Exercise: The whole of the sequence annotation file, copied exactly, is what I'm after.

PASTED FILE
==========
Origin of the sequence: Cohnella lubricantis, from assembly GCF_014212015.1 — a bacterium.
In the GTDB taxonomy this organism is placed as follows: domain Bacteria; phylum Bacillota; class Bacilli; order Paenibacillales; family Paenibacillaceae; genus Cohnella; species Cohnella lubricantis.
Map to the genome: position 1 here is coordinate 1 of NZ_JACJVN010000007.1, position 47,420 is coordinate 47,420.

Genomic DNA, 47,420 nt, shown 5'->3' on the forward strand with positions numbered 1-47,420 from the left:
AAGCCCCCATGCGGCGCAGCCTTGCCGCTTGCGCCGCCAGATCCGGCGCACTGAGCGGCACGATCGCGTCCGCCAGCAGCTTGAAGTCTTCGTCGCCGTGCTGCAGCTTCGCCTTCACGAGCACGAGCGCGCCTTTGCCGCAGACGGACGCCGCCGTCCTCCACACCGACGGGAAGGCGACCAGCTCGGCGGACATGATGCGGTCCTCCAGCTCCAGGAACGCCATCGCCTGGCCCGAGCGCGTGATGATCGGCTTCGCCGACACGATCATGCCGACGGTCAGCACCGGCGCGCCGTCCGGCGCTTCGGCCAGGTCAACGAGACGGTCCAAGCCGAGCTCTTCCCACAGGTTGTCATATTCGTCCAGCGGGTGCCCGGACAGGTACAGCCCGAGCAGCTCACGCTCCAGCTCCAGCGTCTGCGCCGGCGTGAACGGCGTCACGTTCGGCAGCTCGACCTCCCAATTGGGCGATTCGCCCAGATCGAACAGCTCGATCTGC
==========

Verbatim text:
Origin of the sequence: Cohnella lubricantis, from assembly GCF_014212015.1 — a bacterium.
In the GTDB taxonomy this organism is placed as follows: domain Bacteria; phylum Bacillota; class Bacilli; order Paenibacillales; family Paenibacillaceae; genus Cohnella; species Cohnella lubricantis.
Map to the genome: position 1 here is coordinate 1 of NZ_JACJVN010000007.1, position 47,420 is coordinate 47,420.

Genomic DNA, 47,420 nt, shown 5'->3' on the forward strand with positions numbered 1-47,420 from the left:
AAGCCCCCATGCGGCGCAGCCTTGCCGCTTGCGCCGCCAGATCCGGCGCACTGAGCGGCACGATCGCGTCCGCCAGCAGCTTGAAGTCTTCGTCGCCGTGCTGCAGCTTCGCCTTCACGAGCACGAGCGCGCCTTTGCCGCAGACGGACGCCGCCGTCCTCCACACCGACGGGAAGGCGACCAGCTCGGCGGACATGATGCGGTCCTCCAGCTCCAGGAACGCCATCGCCTGGCCCGAGCGCGTGATGATCGGCTTCGCCGACACGATCATGCCGACGGTCAGCACCGGCGCGCCGTCCGGCGCTTCGGCCAGGTCAACGAGACGGTCCAAGCCGAGCTCTTCCCACAGGTTGTCATATTCGTCCAGCGGGTGCCCGGACAGGTACAGCCCGAGCAGCTCACGCTCCAGCTCCAGCGTCTGCGCCGGCGTGAACGGCGTCACGTTCGGCAGCTCGACCTCCCAATTGGGCGATTCGCCCAGATCGAACAGCTCGATCTGC